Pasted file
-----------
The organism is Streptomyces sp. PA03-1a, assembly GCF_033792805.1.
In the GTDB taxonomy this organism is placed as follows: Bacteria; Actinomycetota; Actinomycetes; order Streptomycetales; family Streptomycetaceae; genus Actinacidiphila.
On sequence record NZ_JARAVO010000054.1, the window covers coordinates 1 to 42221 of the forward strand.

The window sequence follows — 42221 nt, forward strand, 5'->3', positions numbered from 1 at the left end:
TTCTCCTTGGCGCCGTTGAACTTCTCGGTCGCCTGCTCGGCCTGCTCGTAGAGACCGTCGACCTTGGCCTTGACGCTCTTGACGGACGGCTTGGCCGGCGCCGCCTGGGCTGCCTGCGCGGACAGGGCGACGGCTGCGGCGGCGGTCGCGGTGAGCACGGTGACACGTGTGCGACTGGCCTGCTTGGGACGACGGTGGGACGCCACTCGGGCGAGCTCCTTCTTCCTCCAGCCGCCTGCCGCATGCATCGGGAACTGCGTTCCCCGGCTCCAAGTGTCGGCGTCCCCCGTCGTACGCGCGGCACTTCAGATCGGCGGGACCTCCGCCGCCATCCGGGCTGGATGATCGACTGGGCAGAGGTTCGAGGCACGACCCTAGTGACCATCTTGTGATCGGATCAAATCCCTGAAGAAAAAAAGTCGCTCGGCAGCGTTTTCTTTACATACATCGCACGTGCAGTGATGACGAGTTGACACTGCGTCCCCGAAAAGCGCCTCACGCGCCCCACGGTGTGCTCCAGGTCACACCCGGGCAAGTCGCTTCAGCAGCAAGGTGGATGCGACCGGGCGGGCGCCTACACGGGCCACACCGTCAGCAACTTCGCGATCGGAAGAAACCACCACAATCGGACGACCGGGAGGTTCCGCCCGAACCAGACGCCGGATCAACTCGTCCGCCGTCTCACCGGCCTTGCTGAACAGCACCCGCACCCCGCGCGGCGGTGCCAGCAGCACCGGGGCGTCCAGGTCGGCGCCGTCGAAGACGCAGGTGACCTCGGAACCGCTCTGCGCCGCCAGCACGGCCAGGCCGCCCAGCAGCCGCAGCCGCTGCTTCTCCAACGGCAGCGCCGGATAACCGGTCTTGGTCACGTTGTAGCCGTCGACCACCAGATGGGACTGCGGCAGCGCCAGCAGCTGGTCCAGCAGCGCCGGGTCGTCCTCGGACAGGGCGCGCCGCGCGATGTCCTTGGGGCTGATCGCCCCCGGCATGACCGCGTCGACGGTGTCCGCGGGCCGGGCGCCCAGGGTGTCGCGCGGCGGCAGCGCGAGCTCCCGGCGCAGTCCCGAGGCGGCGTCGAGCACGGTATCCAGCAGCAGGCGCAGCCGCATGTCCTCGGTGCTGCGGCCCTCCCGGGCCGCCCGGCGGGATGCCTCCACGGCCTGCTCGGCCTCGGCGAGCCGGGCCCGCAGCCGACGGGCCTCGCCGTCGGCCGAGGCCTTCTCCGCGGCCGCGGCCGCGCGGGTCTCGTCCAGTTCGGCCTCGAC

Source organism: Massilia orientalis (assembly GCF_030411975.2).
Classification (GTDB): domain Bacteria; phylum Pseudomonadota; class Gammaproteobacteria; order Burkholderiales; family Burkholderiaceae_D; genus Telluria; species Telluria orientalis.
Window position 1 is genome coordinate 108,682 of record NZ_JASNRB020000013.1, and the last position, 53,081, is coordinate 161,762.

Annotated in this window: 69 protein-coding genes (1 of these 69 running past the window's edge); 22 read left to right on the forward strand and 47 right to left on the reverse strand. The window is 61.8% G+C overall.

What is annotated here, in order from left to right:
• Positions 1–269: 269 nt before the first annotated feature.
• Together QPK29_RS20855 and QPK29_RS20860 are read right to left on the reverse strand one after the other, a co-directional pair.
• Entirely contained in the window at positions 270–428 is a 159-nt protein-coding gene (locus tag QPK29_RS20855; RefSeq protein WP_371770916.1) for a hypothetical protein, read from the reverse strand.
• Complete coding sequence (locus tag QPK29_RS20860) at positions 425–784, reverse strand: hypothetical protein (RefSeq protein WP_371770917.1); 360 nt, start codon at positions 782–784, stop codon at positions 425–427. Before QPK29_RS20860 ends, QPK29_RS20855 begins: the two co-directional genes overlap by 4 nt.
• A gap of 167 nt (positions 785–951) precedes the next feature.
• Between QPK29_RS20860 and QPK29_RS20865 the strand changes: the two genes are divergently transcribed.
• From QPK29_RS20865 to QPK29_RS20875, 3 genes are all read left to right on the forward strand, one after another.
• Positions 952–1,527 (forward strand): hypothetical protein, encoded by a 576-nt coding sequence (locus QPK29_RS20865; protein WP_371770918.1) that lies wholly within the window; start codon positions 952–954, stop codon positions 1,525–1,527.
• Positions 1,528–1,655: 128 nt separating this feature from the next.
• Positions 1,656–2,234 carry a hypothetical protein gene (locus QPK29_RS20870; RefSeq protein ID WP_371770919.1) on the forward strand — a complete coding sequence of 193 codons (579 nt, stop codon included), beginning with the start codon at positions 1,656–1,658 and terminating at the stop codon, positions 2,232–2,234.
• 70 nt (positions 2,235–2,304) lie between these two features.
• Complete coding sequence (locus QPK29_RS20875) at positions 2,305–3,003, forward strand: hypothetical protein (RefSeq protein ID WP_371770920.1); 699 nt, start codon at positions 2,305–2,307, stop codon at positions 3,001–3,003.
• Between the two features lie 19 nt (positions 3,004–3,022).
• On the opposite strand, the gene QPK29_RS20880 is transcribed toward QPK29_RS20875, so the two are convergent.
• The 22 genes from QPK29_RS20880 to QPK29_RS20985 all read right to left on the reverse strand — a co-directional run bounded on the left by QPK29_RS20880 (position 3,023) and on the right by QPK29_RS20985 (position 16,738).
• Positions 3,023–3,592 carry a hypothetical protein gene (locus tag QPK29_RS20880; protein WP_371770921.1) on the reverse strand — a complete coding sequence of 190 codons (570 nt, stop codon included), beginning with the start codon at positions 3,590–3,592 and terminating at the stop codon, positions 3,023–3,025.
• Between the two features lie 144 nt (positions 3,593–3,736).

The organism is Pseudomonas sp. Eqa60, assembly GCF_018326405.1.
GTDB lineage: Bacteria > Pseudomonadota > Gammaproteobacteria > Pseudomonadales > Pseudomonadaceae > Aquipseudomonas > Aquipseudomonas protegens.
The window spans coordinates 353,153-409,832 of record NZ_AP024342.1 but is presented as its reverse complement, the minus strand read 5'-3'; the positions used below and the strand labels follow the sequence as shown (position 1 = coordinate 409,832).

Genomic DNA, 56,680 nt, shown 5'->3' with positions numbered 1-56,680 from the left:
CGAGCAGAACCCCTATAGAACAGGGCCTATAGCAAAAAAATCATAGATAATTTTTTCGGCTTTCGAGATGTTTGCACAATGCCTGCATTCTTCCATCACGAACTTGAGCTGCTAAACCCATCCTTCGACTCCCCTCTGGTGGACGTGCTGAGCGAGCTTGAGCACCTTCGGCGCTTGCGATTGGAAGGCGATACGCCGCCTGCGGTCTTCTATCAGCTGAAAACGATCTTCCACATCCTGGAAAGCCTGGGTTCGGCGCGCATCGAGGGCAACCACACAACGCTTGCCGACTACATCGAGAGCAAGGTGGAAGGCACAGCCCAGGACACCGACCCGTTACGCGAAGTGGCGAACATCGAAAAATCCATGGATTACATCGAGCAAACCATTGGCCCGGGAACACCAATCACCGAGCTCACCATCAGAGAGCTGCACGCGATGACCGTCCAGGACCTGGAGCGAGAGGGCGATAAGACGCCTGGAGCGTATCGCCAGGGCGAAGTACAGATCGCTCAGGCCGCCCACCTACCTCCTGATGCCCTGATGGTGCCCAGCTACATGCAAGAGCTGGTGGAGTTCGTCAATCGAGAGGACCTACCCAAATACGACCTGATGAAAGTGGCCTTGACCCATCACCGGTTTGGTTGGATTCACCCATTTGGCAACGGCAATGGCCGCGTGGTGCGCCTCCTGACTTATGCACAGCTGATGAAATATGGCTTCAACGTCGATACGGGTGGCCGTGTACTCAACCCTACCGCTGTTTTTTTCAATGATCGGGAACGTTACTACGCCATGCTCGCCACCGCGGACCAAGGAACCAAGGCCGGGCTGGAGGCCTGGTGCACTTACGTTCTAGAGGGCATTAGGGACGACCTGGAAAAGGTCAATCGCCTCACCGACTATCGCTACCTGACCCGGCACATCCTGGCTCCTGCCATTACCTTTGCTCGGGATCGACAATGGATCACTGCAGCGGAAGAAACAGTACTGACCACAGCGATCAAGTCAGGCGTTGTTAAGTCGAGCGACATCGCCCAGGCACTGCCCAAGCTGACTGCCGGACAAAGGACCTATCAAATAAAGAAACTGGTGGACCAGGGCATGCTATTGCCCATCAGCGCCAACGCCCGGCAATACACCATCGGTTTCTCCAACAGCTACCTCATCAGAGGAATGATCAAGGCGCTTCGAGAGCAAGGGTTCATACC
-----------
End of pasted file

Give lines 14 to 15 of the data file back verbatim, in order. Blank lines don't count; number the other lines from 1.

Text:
• Complete coding sequence (locus tag QPK29_RS20860) at positions 425–784, reverse strand: hypothetical protein (RefSeq protein WP_371770917.1); 360 nt, start codon at positions 782–784, stop codon at positions 425–427. Before QPK29_RS20860 ends, QPK29_RS20855 begins: the two co-directional genes overlap by 4 nt.
• A gap of 167 nt (positions 785–951) precedes the next feature.